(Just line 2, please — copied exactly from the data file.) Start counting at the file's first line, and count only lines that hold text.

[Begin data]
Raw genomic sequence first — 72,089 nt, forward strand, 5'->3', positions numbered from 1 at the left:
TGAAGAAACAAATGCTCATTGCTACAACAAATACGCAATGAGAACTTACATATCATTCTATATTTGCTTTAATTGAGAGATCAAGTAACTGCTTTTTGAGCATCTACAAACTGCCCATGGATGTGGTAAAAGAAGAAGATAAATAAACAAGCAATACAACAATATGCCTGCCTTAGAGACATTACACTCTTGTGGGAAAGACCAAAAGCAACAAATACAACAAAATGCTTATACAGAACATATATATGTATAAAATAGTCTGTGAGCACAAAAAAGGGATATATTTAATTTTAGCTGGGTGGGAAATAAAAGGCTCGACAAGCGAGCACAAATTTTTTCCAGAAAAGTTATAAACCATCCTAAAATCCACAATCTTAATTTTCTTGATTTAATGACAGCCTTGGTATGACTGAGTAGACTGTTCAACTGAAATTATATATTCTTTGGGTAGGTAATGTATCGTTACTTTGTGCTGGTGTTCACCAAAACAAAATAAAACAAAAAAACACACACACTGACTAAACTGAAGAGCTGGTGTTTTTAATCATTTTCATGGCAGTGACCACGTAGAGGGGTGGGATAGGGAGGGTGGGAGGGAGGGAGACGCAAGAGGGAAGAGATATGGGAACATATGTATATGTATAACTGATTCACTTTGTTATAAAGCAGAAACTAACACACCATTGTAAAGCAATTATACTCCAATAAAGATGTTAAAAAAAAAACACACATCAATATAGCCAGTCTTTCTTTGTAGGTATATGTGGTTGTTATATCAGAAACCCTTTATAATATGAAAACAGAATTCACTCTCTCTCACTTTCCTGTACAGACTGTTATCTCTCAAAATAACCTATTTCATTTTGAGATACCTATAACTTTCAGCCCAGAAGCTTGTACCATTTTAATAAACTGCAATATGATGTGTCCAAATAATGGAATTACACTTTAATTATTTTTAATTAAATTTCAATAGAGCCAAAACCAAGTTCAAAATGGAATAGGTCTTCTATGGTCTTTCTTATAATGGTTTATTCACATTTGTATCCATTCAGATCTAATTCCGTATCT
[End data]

TGAAGAAACAAATGCTCATTGCTACAACAAATACGCAATGAGAACTTACATATCATTCTATATTTGCTTTAATTGAGAGATCAAGTAACTGCTTTTTGAGCATCTACAAACTGCCCATGGATGTGGTAAAAGAAGAAGATAAATAAACAAGCAATACAACAATATGCCTGCCTTAGAGACATTACACTCTTGTGGGAAAGACCAAAAGCAACAAATACAACAAAATGCTTATACAGAACATATATATGTATAAAATAGTCTGTGAGCACAAAAAAGGGATATATTTAATTTTAGCTGGGTGGGAAATAAAAGGCTCGACAAGCGAGCACAAATTTTTTCCAGAAAAGTTATAAACCATCCTAAAATCCACAATCTTAATTTTCTTGATTTAATGACAGCCTTGGTATGACTGAGTAGACTGTTCAACTGAAATTATATATTCTTTGGGTAGGTAATGTATCGTTACTTTGTGCTGGTGTTCACCAAAACAAAATAAAACAAAAAAACACACACACTGACTAAACTGAAGAGCTGGTGTTTTTAATCATTTTCATGGCAGTGACCACGTAGAGGGGTGGGATAGGGAGGGTGGGAGGGAGGGAGACGCAAGAGGGAAGAGATATGGGAACATATGTATATGTATAACTGATTCACTTTGTTATAAAGCAGAAACTAACACACCATTGTAAAGCAATTATACTCCAATAAAGATGTTAAAAAAAAAACACACATCAATATAGCCAGTCTTTCTTTGTAGGTATATGTGGTTGTTATATCAGAAACCCTTTATAATATGAAAACAGAATTCACTCTCTCTCACTTTCCTGTACAGACTGTTATCTCTCAAAATAACCTATTTCATTTTGAGATACCTATAACTTTCAGCCCAGAAGCTTGTACCATTTTAATAAACTGCAATATGATGTGTCCAAATAATGGAATTACACTTTAATTATTTTTAATTAAATTTCAATAGAGCCAAAACCAAGTTCAAAATGGAATAGGTCTTCTATGGTCTTTCTTATAATGGTTTATTCACATTTGTATCCATTCAGATCTAATTCCGTATCT